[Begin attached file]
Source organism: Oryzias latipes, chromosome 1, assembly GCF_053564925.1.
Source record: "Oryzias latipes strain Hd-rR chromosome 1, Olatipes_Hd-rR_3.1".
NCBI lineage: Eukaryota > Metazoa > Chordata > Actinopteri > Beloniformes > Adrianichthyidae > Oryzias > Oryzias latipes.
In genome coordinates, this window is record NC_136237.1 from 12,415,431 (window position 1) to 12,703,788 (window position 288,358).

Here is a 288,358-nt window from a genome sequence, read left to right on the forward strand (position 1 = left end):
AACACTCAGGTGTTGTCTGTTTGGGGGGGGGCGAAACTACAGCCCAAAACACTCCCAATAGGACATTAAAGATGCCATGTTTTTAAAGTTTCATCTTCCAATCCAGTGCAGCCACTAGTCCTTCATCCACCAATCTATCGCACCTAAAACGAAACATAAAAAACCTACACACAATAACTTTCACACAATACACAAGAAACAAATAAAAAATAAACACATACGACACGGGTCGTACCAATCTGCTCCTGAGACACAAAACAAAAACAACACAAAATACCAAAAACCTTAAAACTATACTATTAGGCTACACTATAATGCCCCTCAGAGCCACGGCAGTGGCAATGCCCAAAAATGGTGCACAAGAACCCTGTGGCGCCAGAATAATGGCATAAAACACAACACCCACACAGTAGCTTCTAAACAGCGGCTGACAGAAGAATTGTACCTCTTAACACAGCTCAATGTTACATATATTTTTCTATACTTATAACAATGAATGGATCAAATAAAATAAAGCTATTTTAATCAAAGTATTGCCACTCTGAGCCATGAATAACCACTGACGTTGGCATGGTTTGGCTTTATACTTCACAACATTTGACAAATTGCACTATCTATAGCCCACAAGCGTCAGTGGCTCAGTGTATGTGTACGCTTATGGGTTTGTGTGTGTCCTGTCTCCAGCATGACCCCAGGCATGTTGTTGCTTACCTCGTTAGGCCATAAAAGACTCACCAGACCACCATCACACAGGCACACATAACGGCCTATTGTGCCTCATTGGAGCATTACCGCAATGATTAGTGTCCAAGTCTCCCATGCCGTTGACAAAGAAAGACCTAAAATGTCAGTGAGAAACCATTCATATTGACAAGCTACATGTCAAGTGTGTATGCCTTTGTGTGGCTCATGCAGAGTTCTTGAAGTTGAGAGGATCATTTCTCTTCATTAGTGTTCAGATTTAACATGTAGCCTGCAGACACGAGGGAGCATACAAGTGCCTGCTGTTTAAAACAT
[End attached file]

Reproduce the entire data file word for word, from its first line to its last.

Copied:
Source organism: Oryzias latipes, chromosome 1, assembly GCF_053564925.1.
Source record: "Oryzias latipes strain Hd-rR chromosome 1, Olatipes_Hd-rR_3.1".
NCBI lineage: Eukaryota > Metazoa > Chordata > Actinopteri > Beloniformes > Adrianichthyidae > Oryzias > Oryzias latipes.
In genome coordinates, this window is record NC_136237.1 from 12,415,431 (window position 1) to 12,703,788 (window position 288,358).

Here is a 288,358-nt window from a genome sequence, read left to right on the forward strand (position 1 = left end):
AACACTCAGGTGTTGTCTGTTTGGGGGGGGGCGAAACTACAGCCCAAAACACTCCCAATAGGACATTAAAGATGCCATGTTTTTAAAGTTTCATCTTCCAATCCAGTGCAGCCACTAGTCCTTCATCCACCAATCTATCGCACCTAAAACGAAACATAAAAAACCTACACACAATAACTTTCACACAATACACAAGAAACAAATAAAAAATAAACACATACGACACGGGTCGTACCAATCTGCTCCTGAGACACAAAACAAAAACAACACAAAATACCAAAAACCTTAAAACTATACTATTAGGCTACACTATAATGCCCCTCAGAGCCACGGCAGTGGCAATGCCCAAAAATGGTGCACAAGAACCCTGTGGCGCCAGAATAATGGCATAAAACACAACACCCACACAGTAGCTTCTAAACAGCGGCTGACAGAAGAATTGTACCTCTTAACACAGCTCAATGTTACATATATTTTTCTATACTTATAACAATGAATGGATCAAATAAAATAAAGCTATTTTAATCAAAGTATTGCCACTCTGAGCCATGAATAACCACTGACGTTGGCATGGTTTGGCTTTATACTTCACAACATTTGACAAATTGCACTATCTATAGCCCACAAGCGTCAGTGGCTCAGTGTATGTGTACGCTTATGGGTTTGTGTGTGTCCTGTCTCCAGCATGACCCCAGGCATGTTGTTGCTTACCTCGTTAGGCCATAAAAGACTCACCAGACCACCATCACACAGGCACACATAACGGCCTATTGTGCCTCATTGGAGCATTACCGCAATGATTAGTGTCCAAGTCTCCCATGCCGTTGACAAAGAAAGACCTAAAATGTCAGTGAGAAACCATTCATATTGACAAGCTACATGTCAAGTGTGTATGCCTTTGTGTGGCTCATGCAGAGTTCTTGAAGTTGAGAGGATCATTTCTCTTCATTAGTGTTCAGATTTAACATGTAGCCTGCAGACACGAGGGAGCATACAAGTGCCTGCTGTTTAAAACAT